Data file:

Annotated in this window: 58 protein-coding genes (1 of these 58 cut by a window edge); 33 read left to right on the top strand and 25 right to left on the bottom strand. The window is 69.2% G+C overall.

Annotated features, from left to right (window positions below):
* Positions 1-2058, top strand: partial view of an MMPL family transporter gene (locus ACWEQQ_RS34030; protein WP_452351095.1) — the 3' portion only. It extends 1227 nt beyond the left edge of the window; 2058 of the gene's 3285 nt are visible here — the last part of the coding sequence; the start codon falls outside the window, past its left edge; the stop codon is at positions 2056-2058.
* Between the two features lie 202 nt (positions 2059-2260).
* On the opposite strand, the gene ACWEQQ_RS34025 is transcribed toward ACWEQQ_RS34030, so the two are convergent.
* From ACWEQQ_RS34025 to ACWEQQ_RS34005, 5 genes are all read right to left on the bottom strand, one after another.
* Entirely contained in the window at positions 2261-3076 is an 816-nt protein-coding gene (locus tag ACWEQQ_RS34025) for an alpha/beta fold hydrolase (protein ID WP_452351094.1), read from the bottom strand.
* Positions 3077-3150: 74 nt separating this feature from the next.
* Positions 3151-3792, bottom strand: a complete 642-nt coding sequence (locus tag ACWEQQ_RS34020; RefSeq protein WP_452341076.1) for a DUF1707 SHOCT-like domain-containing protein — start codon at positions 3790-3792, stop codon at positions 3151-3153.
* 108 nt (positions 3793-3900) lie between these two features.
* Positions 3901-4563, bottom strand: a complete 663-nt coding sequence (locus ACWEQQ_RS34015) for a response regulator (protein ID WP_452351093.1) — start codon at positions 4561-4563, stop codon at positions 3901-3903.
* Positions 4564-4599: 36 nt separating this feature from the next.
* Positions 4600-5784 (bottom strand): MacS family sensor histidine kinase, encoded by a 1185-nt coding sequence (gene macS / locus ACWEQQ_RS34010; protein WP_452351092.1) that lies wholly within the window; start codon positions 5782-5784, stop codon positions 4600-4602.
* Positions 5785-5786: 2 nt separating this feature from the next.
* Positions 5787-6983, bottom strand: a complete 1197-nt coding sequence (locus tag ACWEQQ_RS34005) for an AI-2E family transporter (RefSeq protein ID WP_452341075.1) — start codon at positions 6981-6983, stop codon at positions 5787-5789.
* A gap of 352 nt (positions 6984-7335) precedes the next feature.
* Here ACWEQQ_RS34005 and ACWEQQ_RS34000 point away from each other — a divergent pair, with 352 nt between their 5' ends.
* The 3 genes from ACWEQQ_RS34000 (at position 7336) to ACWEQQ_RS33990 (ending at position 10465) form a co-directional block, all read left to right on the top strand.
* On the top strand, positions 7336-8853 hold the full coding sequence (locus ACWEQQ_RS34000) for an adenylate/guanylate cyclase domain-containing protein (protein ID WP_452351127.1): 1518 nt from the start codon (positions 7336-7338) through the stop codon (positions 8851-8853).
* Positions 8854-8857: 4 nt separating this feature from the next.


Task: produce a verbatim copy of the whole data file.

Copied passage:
Annotated in this window: 58 protein-coding genes (1 of these 58 cut by a window edge); 33 read left to right on the top strand and 25 right to left on the bottom strand. The window is 69.2% G+C overall.

Annotated features, from left to right (window positions below):
* Positions 1-2058, top strand: partial view of an MMPL family transporter gene (locus ACWEQQ_RS34030; protein WP_452351095.1) — the 3' portion only. It extends 1227 nt beyond the left edge of the window; 2058 of the gene's 3285 nt are visible here — the last part of the coding sequence; the start codon falls outside the window, past its left edge; the stop codon is at positions 2056-2058.
* Between the two features lie 202 nt (positions 2059-2260).
* On the opposite strand, the gene ACWEQQ_RS34025 is transcribed toward ACWEQQ_RS34030, so the two are convergent.
* From ACWEQQ_RS34025 to ACWEQQ_RS34005, 5 genes are all read right to left on the bottom strand, one after another.
* Entirely contained in the window at positions 2261-3076 is an 816-nt protein-coding gene (locus tag ACWEQQ_RS34025) for an alpha/beta fold hydrolase (protein ID WP_452351094.1), read from the bottom strand.
* Positions 3077-3150: 74 nt separating this feature from the next.
* Positions 3151-3792, bottom strand: a complete 642-nt coding sequence (locus tag ACWEQQ_RS34020; RefSeq protein WP_452341076.1) for a DUF1707 SHOCT-like domain-containing protein — start codon at positions 3790-3792, stop codon at positions 3151-3153.
* 108 nt (positions 3793-3900) lie between these two features.
* Positions 3901-4563, bottom strand: a complete 663-nt coding sequence (locus ACWEQQ_RS34015) for a response regulator (protein ID WP_452351093.1) — start codon at positions 4561-4563, stop codon at positions 3901-3903.
* Positions 4564-4599: 36 nt separating this feature from the next.
* Positions 4600-5784 (bottom strand): MacS family sensor histidine kinase, encoded by a 1185-nt coding sequence (gene macS / locus ACWEQQ_RS34010; protein WP_452351092.1) that lies wholly within the window; start codon positions 5782-5784, stop codon positions 4600-4602.
* Positions 5785-5786: 2 nt separating this feature from the next.
* Positions 5787-6983, bottom strand: a complete 1197-nt coding sequence (locus tag ACWEQQ_RS34005) for an AI-2E family transporter (RefSeq protein ID WP_452341075.1) — start codon at positions 6981-6983, stop codon at positions 5787-5789.
* A gap of 352 nt (positions 6984-7335) precedes the next feature.
* Here ACWEQQ_RS34005 and ACWEQQ_RS34000 point away from each other — a divergent pair, with 352 nt between their 5' ends.
* The 3 genes from ACWEQQ_RS34000 (at position 7336) to ACWEQQ_RS33990 (ending at position 10465) form a co-directional block, all read left to right on the top strand.
* On the top strand, positions 7336-8853 hold the full coding sequence (locus ACWEQQ_RS34000) for an adenylate/guanylate cyclase domain-containing protein (protein ID WP_452351127.1): 1518 nt from the start codon (positions 7336-7338) through the stop codon (positions 8851-8853).
* Positions 8854-8857: 4 nt separating this feature from the next.